What's My Impossible? Being Vulnerable
Being open with others can help you identify what you’re really feeling on the inside.
What do you think of when you hear the word vulnerability? I think of a newborn. A baby that can’t do anything on its own and depends on others for all of its necessities. But when you think about it, we are all vulnerable. We’re all human, which means that we are susceptible to feelings of pain, loss, sadness, and grief. And the thing is, we all tend do whatever we can to avoid feeling vulnerable when what we should be doing is allowing ourselves to be who we truly are.
And that thought used to scare me to death.
If you’ve been paying attention to the news, or even your neighbors, it’s hard not to notice the growing number of social problems that are affecting society. More people are suffering from debilitating addictions and according to research, one in five Americans experience a mental illness each year.
Why is this?
Our natural desire to numb negative emotions and feelings of shame might have something to do with it.
Nobody likes to feel angry, hurt, sad, or ashamed—especially me. And when those uncomfortable feelings hit me hard, it’s easy for me to isolate myself and turn to a whole tub of ice cream to numb the pain. But no matter what I do to escape those emotions, if I don’t take the time to acknowledge and accept them, I’ll keep burying them deeper and deeper until my mental health starts to suffer.
I’ve witnessed this pattern in my life while witnessing someone close to me deal with a decade-long battle with drug addiction. And for so long I hid strong emotions and an anxiety disorder under a false, happy mask because I didn’t want my anxious mind to be a burden on anybody else (or to be seen as weak).
But after hiding for years, I was finally able to be vulnerable and be open about the challenges I’ve faced. And my perspective has changed. Now I know how much we need to allow ourselves to be seen—to really be vulnerable.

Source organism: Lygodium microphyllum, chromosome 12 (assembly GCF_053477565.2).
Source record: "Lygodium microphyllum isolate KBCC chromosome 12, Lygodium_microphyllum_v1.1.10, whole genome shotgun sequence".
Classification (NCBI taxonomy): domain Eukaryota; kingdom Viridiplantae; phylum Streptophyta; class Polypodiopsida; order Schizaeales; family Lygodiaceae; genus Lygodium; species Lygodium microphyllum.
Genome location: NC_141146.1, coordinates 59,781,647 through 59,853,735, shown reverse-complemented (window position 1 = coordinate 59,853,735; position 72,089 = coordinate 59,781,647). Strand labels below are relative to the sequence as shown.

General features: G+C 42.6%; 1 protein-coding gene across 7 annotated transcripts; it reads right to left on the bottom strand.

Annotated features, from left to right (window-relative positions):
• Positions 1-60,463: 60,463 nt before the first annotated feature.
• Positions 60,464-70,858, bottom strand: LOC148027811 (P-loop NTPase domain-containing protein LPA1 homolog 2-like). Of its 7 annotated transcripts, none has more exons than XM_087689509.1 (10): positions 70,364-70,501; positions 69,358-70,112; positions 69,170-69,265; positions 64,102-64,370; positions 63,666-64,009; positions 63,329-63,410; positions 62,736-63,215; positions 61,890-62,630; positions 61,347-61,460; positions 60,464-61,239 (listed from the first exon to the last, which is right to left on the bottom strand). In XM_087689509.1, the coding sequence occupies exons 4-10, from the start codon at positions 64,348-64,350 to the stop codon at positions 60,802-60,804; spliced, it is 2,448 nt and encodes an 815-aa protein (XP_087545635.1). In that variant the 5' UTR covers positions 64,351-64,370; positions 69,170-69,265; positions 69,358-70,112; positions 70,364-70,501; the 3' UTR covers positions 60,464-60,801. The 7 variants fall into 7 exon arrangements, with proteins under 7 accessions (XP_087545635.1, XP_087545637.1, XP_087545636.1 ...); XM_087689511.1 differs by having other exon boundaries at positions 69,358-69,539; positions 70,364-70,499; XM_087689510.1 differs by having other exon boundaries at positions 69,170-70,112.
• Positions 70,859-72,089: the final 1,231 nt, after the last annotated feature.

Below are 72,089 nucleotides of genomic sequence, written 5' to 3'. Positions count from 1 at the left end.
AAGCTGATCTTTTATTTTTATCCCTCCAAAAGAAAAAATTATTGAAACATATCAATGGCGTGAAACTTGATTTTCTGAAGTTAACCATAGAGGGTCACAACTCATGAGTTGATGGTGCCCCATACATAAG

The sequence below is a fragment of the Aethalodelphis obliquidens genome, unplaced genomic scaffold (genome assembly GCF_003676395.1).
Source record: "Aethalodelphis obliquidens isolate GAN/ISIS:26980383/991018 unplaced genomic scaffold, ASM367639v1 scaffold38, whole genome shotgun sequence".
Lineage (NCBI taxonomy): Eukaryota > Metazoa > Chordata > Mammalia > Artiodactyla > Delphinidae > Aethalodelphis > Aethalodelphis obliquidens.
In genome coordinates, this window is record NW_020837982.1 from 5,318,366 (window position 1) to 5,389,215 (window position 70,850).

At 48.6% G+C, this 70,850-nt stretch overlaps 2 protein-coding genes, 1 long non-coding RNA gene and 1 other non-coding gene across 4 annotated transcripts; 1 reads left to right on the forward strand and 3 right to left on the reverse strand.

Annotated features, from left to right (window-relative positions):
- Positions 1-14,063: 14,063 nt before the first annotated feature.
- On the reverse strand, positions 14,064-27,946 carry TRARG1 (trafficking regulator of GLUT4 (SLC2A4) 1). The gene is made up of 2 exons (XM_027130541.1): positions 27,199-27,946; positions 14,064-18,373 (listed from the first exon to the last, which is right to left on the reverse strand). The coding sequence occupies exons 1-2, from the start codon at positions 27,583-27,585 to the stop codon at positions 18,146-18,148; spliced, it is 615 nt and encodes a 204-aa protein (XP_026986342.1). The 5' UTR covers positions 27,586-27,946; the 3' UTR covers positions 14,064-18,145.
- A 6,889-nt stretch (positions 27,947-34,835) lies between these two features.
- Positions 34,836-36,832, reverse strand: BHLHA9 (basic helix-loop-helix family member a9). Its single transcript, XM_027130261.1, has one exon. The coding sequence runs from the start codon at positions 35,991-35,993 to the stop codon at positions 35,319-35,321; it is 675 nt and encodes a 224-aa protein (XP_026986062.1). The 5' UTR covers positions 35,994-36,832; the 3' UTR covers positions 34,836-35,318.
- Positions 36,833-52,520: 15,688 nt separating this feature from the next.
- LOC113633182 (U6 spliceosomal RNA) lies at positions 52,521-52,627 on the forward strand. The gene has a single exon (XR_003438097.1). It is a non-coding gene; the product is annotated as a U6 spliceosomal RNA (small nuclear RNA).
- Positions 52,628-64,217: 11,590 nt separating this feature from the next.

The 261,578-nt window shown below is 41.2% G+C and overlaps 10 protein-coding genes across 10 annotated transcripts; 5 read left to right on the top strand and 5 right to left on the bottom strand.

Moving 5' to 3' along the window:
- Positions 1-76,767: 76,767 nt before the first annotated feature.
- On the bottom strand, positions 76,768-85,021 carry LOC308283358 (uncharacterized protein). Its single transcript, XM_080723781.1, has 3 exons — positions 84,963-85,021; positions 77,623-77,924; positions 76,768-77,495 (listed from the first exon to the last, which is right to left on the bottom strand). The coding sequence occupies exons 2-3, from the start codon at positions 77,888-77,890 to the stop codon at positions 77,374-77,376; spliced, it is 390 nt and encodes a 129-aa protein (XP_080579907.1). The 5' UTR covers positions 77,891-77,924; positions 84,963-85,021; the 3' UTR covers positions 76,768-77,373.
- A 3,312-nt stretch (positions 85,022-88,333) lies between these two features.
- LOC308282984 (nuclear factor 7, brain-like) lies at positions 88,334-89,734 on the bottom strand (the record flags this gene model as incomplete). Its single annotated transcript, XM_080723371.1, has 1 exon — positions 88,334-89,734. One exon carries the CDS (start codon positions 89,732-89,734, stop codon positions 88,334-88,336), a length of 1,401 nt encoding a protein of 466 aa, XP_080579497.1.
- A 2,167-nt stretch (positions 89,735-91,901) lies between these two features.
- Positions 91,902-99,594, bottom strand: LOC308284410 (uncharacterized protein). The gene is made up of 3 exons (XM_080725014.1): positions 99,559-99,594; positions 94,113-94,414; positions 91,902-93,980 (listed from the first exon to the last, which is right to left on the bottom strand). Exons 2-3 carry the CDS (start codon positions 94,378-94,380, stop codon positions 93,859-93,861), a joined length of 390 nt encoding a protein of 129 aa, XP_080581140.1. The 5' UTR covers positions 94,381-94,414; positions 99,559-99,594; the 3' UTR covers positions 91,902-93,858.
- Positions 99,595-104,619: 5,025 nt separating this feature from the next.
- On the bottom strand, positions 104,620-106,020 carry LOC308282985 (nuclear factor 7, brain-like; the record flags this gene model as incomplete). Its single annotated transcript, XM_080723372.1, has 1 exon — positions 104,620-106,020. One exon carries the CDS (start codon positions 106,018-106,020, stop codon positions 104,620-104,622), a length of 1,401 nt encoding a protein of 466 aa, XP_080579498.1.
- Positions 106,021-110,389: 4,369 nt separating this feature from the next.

Being vulnerable means opening up about the hard stuff—the things you don’t want anybody else to know about you because you think you’ll be perceived as weak. In reality, being vulnerable is the strongest form of courage because it says high praises about your character.
Showing people who you truly are can be terrifying but doing so allows others to connect with you. It allows people around us to be aware of our authentic emotions and allows others to empathize with you. And that connection and empathy is what can give you the strength and support you need to carry on in acceptance and feel peace about your life.
Don’t believe me? Look around you. Look at the positive connections you’ve made with others. They truly bring good vibes and hope into your life. Being vulnerable with others can allow you to truly connect and be understood by someone who cares, and that can open doors to positive changes.
Yes, being vulnerable can be completely terrifying and mortifying. But without vulnerability, I certainly wouldn’t be in the good place I am now. I’m no longer hiding behind my insecurities, and I’m able to see the imperfections in myself and accept them—all while knowing that I am truly enough.
Without vulnerability and connection, we’d be too afraid to love, too afraid to dream, and too afraid to be ourselves. If you’re struggling or hiding behind something difficult and you haven’t sought help, have the courage to be vulnerable and tell a loved one about your experiences. And if needed, reach out to a mental health professional. There is help and hope for you. And the courage to be vulnerable is where it starts.
SelectHealth may link to other websites for your convenience. SelectHealth does not expressly or implicitly recommend or endorse the views, opinions, specific services, or products referenced at other websites linked to the SelectHealth site, unless explicitly stated.
The content presented here is for your information only. It is not a substitute for professional medical advice, and it should not be used to diagnose or treat a health problem or disease. Please consult your healthcare provider if you have any questions or concerns.